Family Politics: Domestic Life, Devastation and Survival 1900-1950 by Paul Ginsborg - book review: From domestic bliss to the rise of the despots

 

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The Independent Culture

Families are off-stage in history, a footnote in the lives of the great, if that, so it is refreshing that Paul Ginsborg looks at the upheavals of the first half of the 20th century through the prism of family life. He asks what revolution and dictatorship did to the family, but also looks at the influence of the family on despotic regimes developed in the 1920s and 1930s in Russia, Turkey, Italy, Spain and Germany.

The leaders of these states liked to be seen as the personification of a historical idea, and would not have enjoyed Ginsborg's conclusion that having an absent or unsatisfactory father and anxious, over-protective mother is a necessary familial attribute of the successful dictator's childhood. Their regimes needed families. These five nations all promoted "pro-natalism": the production of as many offspring as possible. In Italy from 1927 there was a tax on celibacy, levied on unmarried men.

Family Politics is full of domestic detail and character studies such as that of the Futurist Filippo Marinetti whose modern view declared the family "discourages and suffocates the development of children, truncates the youth and virility of the father and renders effeminate the adolescent". Then he married and lived in a conventional set-up with wife and their adored three daughters: Victory, Wing and Light.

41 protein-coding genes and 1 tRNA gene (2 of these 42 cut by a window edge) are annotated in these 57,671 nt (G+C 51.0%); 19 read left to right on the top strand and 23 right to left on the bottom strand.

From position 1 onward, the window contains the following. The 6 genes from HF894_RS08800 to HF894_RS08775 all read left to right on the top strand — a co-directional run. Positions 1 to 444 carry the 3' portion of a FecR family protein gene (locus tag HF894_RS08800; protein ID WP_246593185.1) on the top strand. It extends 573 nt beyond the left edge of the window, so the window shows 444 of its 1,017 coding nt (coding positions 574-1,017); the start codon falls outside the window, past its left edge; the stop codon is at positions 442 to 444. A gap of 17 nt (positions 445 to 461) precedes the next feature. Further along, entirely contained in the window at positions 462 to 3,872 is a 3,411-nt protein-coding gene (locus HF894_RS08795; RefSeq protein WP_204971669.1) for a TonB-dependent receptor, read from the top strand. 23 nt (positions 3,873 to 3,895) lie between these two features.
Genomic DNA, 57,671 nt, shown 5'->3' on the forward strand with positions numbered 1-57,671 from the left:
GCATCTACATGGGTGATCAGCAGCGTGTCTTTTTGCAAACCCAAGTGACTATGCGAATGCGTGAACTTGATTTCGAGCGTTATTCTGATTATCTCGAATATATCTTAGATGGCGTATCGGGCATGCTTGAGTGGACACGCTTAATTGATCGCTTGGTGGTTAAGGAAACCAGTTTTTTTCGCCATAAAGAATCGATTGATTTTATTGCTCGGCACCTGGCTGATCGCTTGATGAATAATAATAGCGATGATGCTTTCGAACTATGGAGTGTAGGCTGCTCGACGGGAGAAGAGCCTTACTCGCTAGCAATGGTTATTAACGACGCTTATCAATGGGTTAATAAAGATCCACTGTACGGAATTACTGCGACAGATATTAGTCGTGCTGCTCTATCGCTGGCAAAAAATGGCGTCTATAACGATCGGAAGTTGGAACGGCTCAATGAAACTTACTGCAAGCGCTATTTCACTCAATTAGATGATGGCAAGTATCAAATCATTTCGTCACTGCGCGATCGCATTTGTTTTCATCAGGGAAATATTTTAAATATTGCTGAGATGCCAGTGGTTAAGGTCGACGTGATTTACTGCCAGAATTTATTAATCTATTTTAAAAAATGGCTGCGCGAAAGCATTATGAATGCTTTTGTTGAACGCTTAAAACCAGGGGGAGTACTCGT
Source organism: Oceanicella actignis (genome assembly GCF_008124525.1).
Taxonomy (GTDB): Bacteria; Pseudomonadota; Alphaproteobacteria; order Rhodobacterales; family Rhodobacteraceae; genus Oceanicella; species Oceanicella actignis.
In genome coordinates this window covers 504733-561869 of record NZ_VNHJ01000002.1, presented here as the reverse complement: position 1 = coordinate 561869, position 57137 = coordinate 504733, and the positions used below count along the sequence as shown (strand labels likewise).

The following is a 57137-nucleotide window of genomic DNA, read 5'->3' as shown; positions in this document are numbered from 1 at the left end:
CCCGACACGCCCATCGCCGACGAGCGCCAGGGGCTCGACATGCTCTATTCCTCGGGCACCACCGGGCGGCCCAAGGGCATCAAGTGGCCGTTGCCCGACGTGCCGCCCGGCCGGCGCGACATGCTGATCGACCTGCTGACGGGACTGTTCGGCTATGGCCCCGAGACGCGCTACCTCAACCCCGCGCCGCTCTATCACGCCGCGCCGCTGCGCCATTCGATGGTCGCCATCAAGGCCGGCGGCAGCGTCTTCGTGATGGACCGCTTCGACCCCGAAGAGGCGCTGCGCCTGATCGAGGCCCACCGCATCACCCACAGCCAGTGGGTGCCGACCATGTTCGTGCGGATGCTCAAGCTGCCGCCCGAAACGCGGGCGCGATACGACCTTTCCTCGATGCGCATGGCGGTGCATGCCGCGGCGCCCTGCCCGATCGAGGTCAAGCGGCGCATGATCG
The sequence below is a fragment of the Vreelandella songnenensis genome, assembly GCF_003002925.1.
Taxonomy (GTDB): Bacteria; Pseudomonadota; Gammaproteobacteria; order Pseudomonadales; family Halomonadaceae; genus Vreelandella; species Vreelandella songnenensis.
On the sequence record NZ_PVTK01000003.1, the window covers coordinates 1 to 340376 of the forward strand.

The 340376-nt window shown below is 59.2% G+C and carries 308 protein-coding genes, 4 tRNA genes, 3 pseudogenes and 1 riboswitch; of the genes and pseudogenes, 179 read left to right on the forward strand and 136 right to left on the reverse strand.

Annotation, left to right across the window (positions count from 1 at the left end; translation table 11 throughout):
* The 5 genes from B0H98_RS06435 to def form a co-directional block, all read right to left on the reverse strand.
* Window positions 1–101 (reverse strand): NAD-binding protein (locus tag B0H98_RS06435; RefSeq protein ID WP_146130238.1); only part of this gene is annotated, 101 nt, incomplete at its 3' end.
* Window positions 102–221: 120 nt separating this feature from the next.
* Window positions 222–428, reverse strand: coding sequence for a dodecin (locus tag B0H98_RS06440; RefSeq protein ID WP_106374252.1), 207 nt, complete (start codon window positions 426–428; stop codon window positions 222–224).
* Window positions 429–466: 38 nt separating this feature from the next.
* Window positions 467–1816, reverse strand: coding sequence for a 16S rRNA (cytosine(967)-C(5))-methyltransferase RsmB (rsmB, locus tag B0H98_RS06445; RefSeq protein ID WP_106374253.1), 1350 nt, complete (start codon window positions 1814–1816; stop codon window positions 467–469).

In Ataturk's Turkey family reform and women's emancipation were essential building blocks in the creation of the new nation state. Ataturk liberated Turkish women from traditional restrictions but he reasserted the power of patriarchy. Families were good, but only when ruled by strong men.

The Russian communist revolutionary, Alexandra Kollontai, was convinced that free sexuality could function only under socialism; the collective had to take priority over intimate relationships. In keeping with this, the Soviets declared the Muslim women of central Asia as a "surrogate proletariat" who were greatly oppressed with their heavy veils; they would rise up and overthrow the patriarchal system. Or perhaps not: women who unveiled were hunted down by kinship gangs and killed.

In Germany the image of Goebbels' family of Aryan children presided over by Magda, the "Reich mother", was initially promoted to lend respectability to what was justly perceived as a party of thugs. Hitler denied Magda a senior role in the Nazi party, she was the symbol of the future they were fighting for. Such an approach was to the Nazis' cost, for when they needed "manpower" during the war, women were ideologically predisposed not to respond.

Full of anecdote, brief biography and observation, Family Politics is readable and informative, if lacking in an overall theoretical framework.

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